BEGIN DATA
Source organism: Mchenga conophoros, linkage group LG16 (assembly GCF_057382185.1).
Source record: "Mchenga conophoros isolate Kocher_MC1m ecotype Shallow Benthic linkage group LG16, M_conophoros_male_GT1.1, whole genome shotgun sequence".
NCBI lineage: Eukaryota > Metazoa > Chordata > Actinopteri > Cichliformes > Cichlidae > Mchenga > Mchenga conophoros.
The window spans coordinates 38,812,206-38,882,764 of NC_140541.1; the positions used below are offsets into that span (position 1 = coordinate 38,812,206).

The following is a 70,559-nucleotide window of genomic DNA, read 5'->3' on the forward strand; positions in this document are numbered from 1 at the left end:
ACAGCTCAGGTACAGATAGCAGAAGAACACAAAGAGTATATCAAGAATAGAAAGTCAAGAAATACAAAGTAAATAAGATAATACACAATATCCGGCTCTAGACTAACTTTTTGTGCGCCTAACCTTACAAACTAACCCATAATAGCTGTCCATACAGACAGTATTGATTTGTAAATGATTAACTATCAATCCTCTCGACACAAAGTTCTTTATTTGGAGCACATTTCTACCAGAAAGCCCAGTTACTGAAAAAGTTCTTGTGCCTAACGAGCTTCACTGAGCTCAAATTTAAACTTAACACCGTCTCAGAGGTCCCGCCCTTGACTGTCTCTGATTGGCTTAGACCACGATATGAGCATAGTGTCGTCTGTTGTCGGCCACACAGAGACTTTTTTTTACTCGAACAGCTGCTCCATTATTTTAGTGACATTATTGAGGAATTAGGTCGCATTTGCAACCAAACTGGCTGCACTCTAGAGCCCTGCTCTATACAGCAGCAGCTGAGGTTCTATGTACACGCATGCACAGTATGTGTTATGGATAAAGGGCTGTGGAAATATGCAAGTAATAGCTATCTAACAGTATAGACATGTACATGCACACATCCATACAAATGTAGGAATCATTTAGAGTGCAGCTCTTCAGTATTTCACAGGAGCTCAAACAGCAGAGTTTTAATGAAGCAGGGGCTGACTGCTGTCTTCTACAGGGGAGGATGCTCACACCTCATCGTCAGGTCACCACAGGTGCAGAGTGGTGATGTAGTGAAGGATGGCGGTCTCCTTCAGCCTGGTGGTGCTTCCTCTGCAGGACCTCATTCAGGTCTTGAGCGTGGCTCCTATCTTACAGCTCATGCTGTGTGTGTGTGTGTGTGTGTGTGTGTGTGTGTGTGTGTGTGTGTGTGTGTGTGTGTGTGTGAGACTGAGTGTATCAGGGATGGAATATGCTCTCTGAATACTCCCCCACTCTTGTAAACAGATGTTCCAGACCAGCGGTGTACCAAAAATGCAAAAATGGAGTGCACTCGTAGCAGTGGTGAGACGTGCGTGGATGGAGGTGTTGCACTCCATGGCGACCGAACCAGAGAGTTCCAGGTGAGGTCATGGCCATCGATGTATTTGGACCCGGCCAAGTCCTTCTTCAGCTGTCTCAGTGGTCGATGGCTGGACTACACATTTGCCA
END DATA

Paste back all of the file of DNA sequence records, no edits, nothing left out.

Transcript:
Source organism: Mchenga conophoros, linkage group LG16 (assembly GCF_057382185.1).
Source record: "Mchenga conophoros isolate Kocher_MC1m ecotype Shallow Benthic linkage group LG16, M_conophoros_male_GT1.1, whole genome shotgun sequence".
NCBI lineage: Eukaryota > Metazoa > Chordata > Actinopteri > Cichliformes > Cichlidae > Mchenga > Mchenga conophoros.
The window spans coordinates 38,812,206-38,882,764 of NC_140541.1; the positions used below are offsets into that span (position 1 = coordinate 38,812,206).

The following is a 70,559-nucleotide window of genomic DNA, read 5'->3' on the forward strand; positions in this document are numbered from 1 at the left end:
ACAGCTCAGGTACAGATAGCAGAAGAACACAAAGAGTATATCAAGAATAGAAAGTCAAGAAATACAAAGTAAATAAGATAATACACAATATCCGGCTCTAGACTAACTTTTTGTGCGCCTAACCTTACAAACTAACCCATAATAGCTGTCCATACAGACAGTATTGATTTGTAAATGATTAACTATCAATCCTCTCGACACAAAGTTCTTTATTTGGAGCACATTTCTACCAGAAAGCCCAGTTACTGAAAAAGTTCTTGTGCCTAACGAGCTTCACTGAGCTCAAATTTAAACTTAACACCGTCTCAGAGGTCCCGCCCTTGACTGTCTCTGATTGGCTTAGACCACGATATGAGCATAGTGTCGTCTGTTGTCGGCCACACAGAGACTTTTTTTTACTCGAACAGCTGCTCCATTATTTTAGTGACATTATTGAGGAATTAGGTCGCATTTGCAACCAAACTGGCTGCACTCTAGAGCCCTGCTCTATACAGCAGCAGCTGAGGTTCTATGTACACGCATGCACAGTATGTGTTATGGATAAAGGGCTGTGGAAATATGCAAGTAATAGCTATCTAACAGTATAGACATGTACATGCACACATCCATACAAATGTAGGAATCATTTAGAGTGCAGCTCTTCAGTATTTCACAGGAGCTCAAACAGCAGAGTTTTAATGAAGCAGGGGCTGACTGCTGTCTTCTACAGGGGAGGATGCTCACACCTCATCGTCAGGTCACCACAGGTGCAGAGTGGTGATGTAGTGAAGGATGGCGGTCTCCTTCAGCCTGGTGGTGCTTCCTCTGCAGGACCTCATTCAGGTCTTGAGCGTGGCTCCTATCTTACAGCTCATGCTGTGTGTGTGTGTGTGTGTGTGTGTGTGTGTGTGTGTGTGTGTGTGTGTGTGTGTGTGTGTGAGACTGAGTGTATCAGGGATGGAATATGCTCTCTGAATACTCCCCCACTCTTGTAAACAGATGTTCCAGACCAGCGGTGTACCAAAAATGCAAAAATGGAGTGCACTCGTAGCAGTGGTGAGACGTGCGTGGATGGAGGTGTTGCACTCCATGGCGACCGAACCAGAGAGTTCCAGGTGAGGTCATGGCCATCGATGTATTTGGACCCGGCCAAGTCCTTCTTCAGCTGTCTCAGTGGTCGATGGCTGGACTACACATTTGCCA